The video’s concentration on mixing carbon nanotubes with other materials (such as epoxy) is an example of materials science, which has ancient origins, including the history of metallurgy. Ancient (and more recent) people have found by accident, design, or trial and error that mixing different metals together or mixing in other substances (including carbon) changes the properties of metals in important and often advantageous ways. This had many implications, one of which is that an army with stronger and/or lighter swords had an advantage over its opponents. Mixing things with metals contributed to the spread of ancient empires. Have students research metallurgy in various cultures at various times. They might focus on whether such discoveries were deliberate or serendipitous, and whether they were developed independently in other parts of the world.

Connect to ... History of Science


The history of the discovery and synthesis of buckyballs, which led to the nanotechnology movement, is interesting, too. According to, the discovery of the unique structure of the C60 was published in the journal Nature and had a mixed reception— both criticism and enthusiastic acceptance. Students might start their research at that site.

(page 5)

Connect to ... Automotive Engineering

Shock Absorbers

Students experience damping of vibrations every time they ride in a car. The technology is similar to that which Tom Watson applied to Heath Calhoun’s mono-ski, but there are many other shock absorbers types as well. Have students work in groups, each choosing a different method of automotive shock absorption to research and later report on. Students might also find out and share what type is used in their car(s).

Connect to ... Economics

The Business Cycle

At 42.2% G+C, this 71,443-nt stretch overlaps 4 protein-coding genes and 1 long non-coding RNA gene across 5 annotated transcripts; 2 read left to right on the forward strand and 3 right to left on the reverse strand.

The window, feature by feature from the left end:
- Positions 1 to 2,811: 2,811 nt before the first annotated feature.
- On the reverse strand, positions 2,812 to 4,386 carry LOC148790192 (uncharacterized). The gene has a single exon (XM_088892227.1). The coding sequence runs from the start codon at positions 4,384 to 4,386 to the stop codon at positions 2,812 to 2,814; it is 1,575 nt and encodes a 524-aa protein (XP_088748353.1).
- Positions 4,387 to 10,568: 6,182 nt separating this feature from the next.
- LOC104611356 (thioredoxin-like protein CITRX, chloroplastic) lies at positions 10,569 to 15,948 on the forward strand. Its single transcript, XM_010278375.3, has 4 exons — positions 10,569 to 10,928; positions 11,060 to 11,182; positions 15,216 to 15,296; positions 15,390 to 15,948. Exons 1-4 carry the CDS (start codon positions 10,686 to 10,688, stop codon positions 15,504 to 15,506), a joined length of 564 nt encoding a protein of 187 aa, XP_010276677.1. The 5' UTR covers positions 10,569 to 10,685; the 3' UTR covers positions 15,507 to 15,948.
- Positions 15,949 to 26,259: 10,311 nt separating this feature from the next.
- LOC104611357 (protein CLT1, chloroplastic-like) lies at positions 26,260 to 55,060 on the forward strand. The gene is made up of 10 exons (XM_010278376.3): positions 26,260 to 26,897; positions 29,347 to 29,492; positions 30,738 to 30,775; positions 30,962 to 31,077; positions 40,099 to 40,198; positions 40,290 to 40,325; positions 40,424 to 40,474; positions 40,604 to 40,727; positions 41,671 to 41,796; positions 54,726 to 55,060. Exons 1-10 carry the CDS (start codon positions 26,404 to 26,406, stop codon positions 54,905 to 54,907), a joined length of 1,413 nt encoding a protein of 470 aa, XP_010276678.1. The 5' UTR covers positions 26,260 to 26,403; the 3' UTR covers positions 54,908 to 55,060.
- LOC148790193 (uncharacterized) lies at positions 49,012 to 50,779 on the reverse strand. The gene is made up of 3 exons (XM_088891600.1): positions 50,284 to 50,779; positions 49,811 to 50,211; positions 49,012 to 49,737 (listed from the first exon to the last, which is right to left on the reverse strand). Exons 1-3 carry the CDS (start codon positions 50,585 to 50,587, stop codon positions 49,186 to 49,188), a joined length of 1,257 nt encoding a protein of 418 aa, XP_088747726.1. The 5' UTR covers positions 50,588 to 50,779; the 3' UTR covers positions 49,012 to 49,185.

Vibrations occur both in nature and in man-made systems, whenever there exists what is called a restoring force or negative feedback. The stronger these effects are, the more frequently the system oscillates between extremes. One important example of this is called the business cycle, in which boom years of strong economic growth and activity are interspersed with bust years of recessions (or depressions). Government agencies often attempt to apply damping mechanisms to discourage large swings (though perhaps not wanting to discourage growth so much). Introduce this topic by showing the class a graph (easily found online) of economic data such as unemployment or inflation rate and ask students if they see periodic vibrations, Then, have them do research on the business cycle or economic oscillations, perhaps even including the search word damping. Have them report their findings to the class.

Connect to ... Language Arts

Numerical Prefixes

The prefix nano- has come into very widespread use. According to, 233 words start with nano- in the English language. Students might first investigate what is numerically meant by nano- and by other numerical prefixes and then explain why carbon nanotubes are called this, rather than calling them microtubes or minitubes.

Use Video as a Writing Prompt

Have students use persuasive writing to convince a friend that his or her skis might be too flexible and that a new pair that damp vibrations experienced on the slopes would be money well spent. Persuasive claims could include evidence from the video as well as other resources.

Connect Video to Common Core ELA

Encourage inquiry via media research. Student work will vary in complexity and depth depending on grade level, prior knowledge, and creativity. Use prompts liberally to encourage thought and discussion.

Common Core State Standards Connections: ELA/Literacy –

  • RST.6-8.1 Cite specific textual evidence to support analysis of science and technical texts, attending to the precise details of explanations or descriptions
  • WHST.6-8.1 Write arguments focused on discipline-specific content.
  • WHST.6-8.7 Conduct short research projects to answer a question (including a self-generated question), drawing on several sources and generating additional related, focused questions that allow for multiple avenues of exploration.